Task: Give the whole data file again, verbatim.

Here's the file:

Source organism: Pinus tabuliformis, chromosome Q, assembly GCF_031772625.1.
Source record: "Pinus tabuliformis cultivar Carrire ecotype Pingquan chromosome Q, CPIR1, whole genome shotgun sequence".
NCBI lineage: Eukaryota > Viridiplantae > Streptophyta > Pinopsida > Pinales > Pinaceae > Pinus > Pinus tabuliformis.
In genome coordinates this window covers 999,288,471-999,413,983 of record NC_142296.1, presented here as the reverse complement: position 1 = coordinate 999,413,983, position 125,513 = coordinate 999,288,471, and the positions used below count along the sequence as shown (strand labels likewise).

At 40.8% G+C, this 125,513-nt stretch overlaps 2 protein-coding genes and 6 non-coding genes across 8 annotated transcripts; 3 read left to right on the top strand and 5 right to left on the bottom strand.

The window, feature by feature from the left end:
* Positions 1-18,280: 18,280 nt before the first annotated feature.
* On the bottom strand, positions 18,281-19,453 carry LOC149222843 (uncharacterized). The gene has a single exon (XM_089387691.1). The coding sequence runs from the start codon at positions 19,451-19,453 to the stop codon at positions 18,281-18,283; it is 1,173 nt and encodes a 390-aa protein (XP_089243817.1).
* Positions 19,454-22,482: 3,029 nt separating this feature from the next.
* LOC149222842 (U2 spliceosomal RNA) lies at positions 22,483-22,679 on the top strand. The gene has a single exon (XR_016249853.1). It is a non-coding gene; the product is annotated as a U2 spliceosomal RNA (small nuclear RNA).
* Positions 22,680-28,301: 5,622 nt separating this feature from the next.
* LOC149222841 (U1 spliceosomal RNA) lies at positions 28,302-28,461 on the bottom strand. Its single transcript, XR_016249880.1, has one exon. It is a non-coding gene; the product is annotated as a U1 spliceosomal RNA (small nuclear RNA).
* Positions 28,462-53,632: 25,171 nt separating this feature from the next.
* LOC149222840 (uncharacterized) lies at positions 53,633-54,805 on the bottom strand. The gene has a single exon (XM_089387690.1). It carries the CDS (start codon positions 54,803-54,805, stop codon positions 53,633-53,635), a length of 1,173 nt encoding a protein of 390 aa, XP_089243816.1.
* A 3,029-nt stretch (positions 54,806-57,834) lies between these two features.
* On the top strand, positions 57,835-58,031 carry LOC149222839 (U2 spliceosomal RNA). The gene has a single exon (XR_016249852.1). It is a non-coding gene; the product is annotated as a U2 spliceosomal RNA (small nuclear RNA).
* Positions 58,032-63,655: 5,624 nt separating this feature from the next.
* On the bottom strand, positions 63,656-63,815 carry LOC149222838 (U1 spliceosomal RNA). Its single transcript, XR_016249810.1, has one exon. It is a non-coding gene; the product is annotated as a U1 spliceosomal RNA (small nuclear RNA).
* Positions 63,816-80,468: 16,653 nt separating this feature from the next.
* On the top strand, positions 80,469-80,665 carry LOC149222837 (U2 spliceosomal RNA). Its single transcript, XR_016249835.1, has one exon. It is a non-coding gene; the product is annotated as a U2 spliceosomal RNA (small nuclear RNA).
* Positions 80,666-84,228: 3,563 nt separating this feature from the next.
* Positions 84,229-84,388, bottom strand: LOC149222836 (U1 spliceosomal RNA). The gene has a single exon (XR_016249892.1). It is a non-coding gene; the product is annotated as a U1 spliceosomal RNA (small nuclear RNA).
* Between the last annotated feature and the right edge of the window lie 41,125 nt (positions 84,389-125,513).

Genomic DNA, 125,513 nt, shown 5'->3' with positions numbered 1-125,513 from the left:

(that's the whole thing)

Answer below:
Source organism: Pinus tabuliformis, chromosome Q, assembly GCF_031772625.1.
Source record: "Pinus tabuliformis cultivar Carrire ecotype Pingquan chromosome Q, CPIR1, whole genome shotgun sequence".
NCBI lineage: Eukaryota > Viridiplantae > Streptophyta > Pinopsida > Pinales > Pinaceae > Pinus > Pinus tabuliformis.
In genome coordinates this window covers 999,288,471-999,413,983 of record NC_142296.1, presented here as the reverse complement: position 1 = coordinate 999,413,983, position 125,513 = coordinate 999,288,471, and the positions used below count along the sequence as shown (strand labels likewise).

At 40.8% G+C, this 125,513-nt stretch overlaps 2 protein-coding genes and 6 non-coding genes across 8 annotated transcripts; 3 read left to right on the top strand and 5 right to left on the bottom strand.

The window, feature by feature from the left end:
* Positions 1-18,280: 18,280 nt before the first annotated feature.
* On the bottom strand, positions 18,281-19,453 carry LOC149222843 (uncharacterized). The gene has a single exon (XM_089387691.1). The coding sequence runs from the start codon at positions 19,451-19,453 to the stop codon at positions 18,281-18,283; it is 1,173 nt and encodes a 390-aa protein (XP_089243817.1).
* Positions 19,454-22,482: 3,029 nt separating this feature from the next.
* LOC149222842 (U2 spliceosomal RNA) lies at positions 22,483-22,679 on the top strand. The gene has a single exon (XR_016249853.1). It is a non-coding gene; the product is annotated as a U2 spliceosomal RNA (small nuclear RNA).
* Positions 22,680-28,301: 5,622 nt separating this feature from the next.
* LOC149222841 (U1 spliceosomal RNA) lies at positions 28,302-28,461 on the bottom strand. Its single transcript, XR_016249880.1, has one exon. It is a non-coding gene; the product is annotated as a U1 spliceosomal RNA (small nuclear RNA).
* Positions 28,462-53,632: 25,171 nt separating this feature from the next.
* LOC149222840 (uncharacterized) lies at positions 53,633-54,805 on the bottom strand. The gene has a single exon (XM_089387690.1). It carries the CDS (start codon positions 54,803-54,805, stop codon positions 53,633-53,635), a length of 1,173 nt encoding a protein of 390 aa, XP_089243816.1.
* A 3,029-nt stretch (positions 54,806-57,834) lies between these two features.
* On the top strand, positions 57,835-58,031 carry LOC149222839 (U2 spliceosomal RNA). The gene has a single exon (XR_016249852.1). It is a non-coding gene; the product is annotated as a U2 spliceosomal RNA (small nuclear RNA).
* Positions 58,032-63,655: 5,624 nt separating this feature from the next.
* On the bottom strand, positions 63,656-63,815 carry LOC149222838 (U1 spliceosomal RNA). Its single transcript, XR_016249810.1, has one exon. It is a non-coding gene; the product is annotated as a U1 spliceosomal RNA (small nuclear RNA).
* Positions 63,816-80,468: 16,653 nt separating this feature from the next.
* On the top strand, positions 80,469-80,665 carry LOC149222837 (U2 spliceosomal RNA). Its single transcript, XR_016249835.1, has one exon. It is a non-coding gene; the product is annotated as a U2 spliceosomal RNA (small nuclear RNA).
* Positions 80,666-84,228: 3,563 nt separating this feature from the next.
* Positions 84,229-84,388, bottom strand: LOC149222836 (U1 spliceosomal RNA). The gene has a single exon (XR_016249892.1). It is a non-coding gene; the product is annotated as a U1 spliceosomal RNA (small nuclear RNA).
* Between the last annotated feature and the right edge of the window lie 41,125 nt (positions 84,389-125,513).

Genomic DNA, 125,513 nt, shown 5'->3' with positions numbered 1-125,513 from the left: